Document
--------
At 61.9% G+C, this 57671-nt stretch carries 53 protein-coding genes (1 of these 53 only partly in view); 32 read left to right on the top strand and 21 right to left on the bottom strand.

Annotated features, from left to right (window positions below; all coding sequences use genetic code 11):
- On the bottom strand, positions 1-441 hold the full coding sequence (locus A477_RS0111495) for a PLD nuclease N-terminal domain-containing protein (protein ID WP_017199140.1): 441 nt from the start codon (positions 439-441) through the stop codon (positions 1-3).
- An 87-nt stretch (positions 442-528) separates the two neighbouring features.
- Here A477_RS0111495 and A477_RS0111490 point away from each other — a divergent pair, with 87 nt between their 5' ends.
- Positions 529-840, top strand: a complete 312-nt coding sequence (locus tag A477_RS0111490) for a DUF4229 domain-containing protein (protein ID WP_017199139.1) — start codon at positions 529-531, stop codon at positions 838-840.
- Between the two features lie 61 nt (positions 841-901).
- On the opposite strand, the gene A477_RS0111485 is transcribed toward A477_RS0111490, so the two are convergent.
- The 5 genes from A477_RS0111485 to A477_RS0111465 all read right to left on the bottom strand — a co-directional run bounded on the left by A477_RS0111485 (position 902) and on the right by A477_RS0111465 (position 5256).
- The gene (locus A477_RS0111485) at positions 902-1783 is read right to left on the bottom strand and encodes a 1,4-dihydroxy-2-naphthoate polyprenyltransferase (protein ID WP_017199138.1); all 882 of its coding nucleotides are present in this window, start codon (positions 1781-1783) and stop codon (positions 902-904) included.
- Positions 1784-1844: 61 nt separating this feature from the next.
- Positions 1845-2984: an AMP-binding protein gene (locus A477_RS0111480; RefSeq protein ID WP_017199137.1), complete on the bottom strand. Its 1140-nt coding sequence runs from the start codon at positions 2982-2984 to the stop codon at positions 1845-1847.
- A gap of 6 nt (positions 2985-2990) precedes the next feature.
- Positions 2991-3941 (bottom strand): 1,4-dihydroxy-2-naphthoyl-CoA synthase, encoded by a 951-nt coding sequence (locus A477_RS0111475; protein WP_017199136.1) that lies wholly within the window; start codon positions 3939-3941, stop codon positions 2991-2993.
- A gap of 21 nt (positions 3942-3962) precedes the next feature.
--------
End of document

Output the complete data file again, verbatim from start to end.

At 61.9% G+C, this 57671-nt stretch carries 53 protein-coding genes (1 of these 53 only partly in view); 32 read left to right on the top strand and 21 right to left on the bottom strand.

Annotated features, from left to right (window positions below; all coding sequences use genetic code 11):
- On the bottom strand, positions 1-441 hold the full coding sequence (locus A477_RS0111495) for a PLD nuclease N-terminal domain-containing protein (protein ID WP_017199140.1): 441 nt from the start codon (positions 439-441) through the stop codon (positions 1-3).
- An 87-nt stretch (positions 442-528) separates the two neighbouring features.
- Here A477_RS0111495 and A477_RS0111490 point away from each other — a divergent pair, with 87 nt between their 5' ends.
- Positions 529-840, top strand: a complete 312-nt coding sequence (locus tag A477_RS0111490) for a DUF4229 domain-containing protein (protein ID WP_017199139.1) — start codon at positions 529-531, stop codon at positions 838-840.
- Between the two features lie 61 nt (positions 841-901).
- On the opposite strand, the gene A477_RS0111485 is transcribed toward A477_RS0111490, so the two are convergent.
- The 5 genes from A477_RS0111485 to A477_RS0111465 all read right to left on the bottom strand — a co-directional run bounded on the left by A477_RS0111485 (position 902) and on the right by A477_RS0111465 (position 5256).
- The gene (locus A477_RS0111485) at positions 902-1783 is read right to left on the bottom strand and encodes a 1,4-dihydroxy-2-naphthoate polyprenyltransferase (protein ID WP_017199138.1); all 882 of its coding nucleotides are present in this window, start codon (positions 1781-1783) and stop codon (positions 902-904) included.
- Positions 1784-1844: 61 nt separating this feature from the next.
- Positions 1845-2984: an AMP-binding protein gene (locus A477_RS0111480; RefSeq protein ID WP_017199137.1), complete on the bottom strand. Its 1140-nt coding sequence runs from the start codon at positions 2982-2984 to the stop codon at positions 1845-1847.
- A gap of 6 nt (positions 2985-2990) precedes the next feature.
- Positions 2991-3941 (bottom strand): 1,4-dihydroxy-2-naphthoyl-CoA synthase, encoded by a 951-nt coding sequence (locus A477_RS0111475; protein WP_017199136.1) that lies wholly within the window; start codon positions 3939-3941, stop codon positions 2991-2993.
- A gap of 21 nt (positions 3942-3962) precedes the next feature.